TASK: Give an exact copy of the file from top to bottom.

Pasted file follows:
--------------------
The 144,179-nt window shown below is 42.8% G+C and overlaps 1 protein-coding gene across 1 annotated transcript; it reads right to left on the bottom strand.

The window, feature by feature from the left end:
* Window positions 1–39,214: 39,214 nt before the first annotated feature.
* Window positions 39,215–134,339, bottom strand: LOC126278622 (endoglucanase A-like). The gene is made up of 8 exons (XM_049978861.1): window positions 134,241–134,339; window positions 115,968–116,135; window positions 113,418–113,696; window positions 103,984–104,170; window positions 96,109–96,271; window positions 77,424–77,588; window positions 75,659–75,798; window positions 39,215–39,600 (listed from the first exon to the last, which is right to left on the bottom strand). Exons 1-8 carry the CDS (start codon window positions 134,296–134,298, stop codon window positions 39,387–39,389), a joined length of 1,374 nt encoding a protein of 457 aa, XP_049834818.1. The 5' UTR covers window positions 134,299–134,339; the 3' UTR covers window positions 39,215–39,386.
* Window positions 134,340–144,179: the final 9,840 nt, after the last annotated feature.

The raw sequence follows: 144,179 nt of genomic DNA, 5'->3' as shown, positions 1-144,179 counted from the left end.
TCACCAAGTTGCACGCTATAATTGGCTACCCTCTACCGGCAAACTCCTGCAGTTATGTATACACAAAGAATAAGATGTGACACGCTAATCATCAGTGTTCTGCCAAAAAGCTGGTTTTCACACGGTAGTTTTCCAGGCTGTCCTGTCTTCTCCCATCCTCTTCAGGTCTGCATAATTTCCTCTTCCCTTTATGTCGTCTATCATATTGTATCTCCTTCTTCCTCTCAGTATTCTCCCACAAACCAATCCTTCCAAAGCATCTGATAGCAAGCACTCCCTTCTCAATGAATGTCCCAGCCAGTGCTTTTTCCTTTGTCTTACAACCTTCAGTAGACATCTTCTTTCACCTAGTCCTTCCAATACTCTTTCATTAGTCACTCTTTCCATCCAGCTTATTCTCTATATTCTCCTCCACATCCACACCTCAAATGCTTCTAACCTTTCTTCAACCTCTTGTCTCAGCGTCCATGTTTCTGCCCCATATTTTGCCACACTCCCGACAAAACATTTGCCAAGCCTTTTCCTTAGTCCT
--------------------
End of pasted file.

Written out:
The 144,179-nt window shown below is 42.8% G+C and overlaps 1 protein-coding gene across 1 annotated transcript; it reads right to left on the bottom strand.

The window, feature by feature from the left end:
* Window positions 1–39,214: 39,214 nt before the first annotated feature.
* Window positions 39,215–134,339, bottom strand: LOC126278622 (endoglucanase A-like). The gene is made up of 8 exons (XM_049978861.1): window positions 134,241–134,339; window positions 115,968–116,135; window positions 113,418–113,696; window positions 103,984–104,170; window positions 96,109–96,271; window positions 77,424–77,588; window positions 75,659–75,798; window positions 39,215–39,600 (listed from the first exon to the last, which is right to left on the bottom strand). Exons 1-8 carry the CDS (start codon window positions 134,296–134,298, stop codon window positions 39,387–39,389), a joined length of 1,374 nt encoding a protein of 457 aa, XP_049834818.1. The 5' UTR covers window positions 134,299–134,339; the 3' UTR covers window positions 39,215–39,386.
* Window positions 134,340–144,179: the final 9,840 nt, after the last annotated feature.

The raw sequence follows: 144,179 nt of genomic DNA, 5'->3' as shown, positions 1-144,179 counted from the left end.
TCACCAAGTTGCACGCTATAATTGGCTACCCTCTACCGGCAAACTCCTGCAGTTATGTATACACAAAGAATAAGATGTGACACGCTAATCATCAGTGTTCTGCCAAAAAGCTGGTTTTCACACGGTAGTTTTCCAGGCTGTCCTGTCTTCTCCCATCCTCTTCAGGTCTGCATAATTTCCTCTTCCCTTTATGTCGTCTATCATATTGTATCTCCTTCTTCCTCTCAGTATTCTCCCACAAACCAATCCTTCCAAAGCATCTGATAGCAAGCACTCCCTTCTCAATGAATGTCCCAGCCAGTGCTTTTTCCTTTGTCTTACAACCTTCAGTAGACATCTTCTTTCACCTAGTCCTTCCAATACTCTTTCATTAGTCACTCTTTCCATCCAGCTTATTCTCTATATTCTCCTCCACATCCACACCTCAAATGCTTCTAACCTTTCTTCAACCTCTTGTCTCAGCGTCCATGTTTCTGCCCCATATTTTGCCACACTCCCGACAAAACATTTGCCAAGCCTTTTCCTTAGTCCT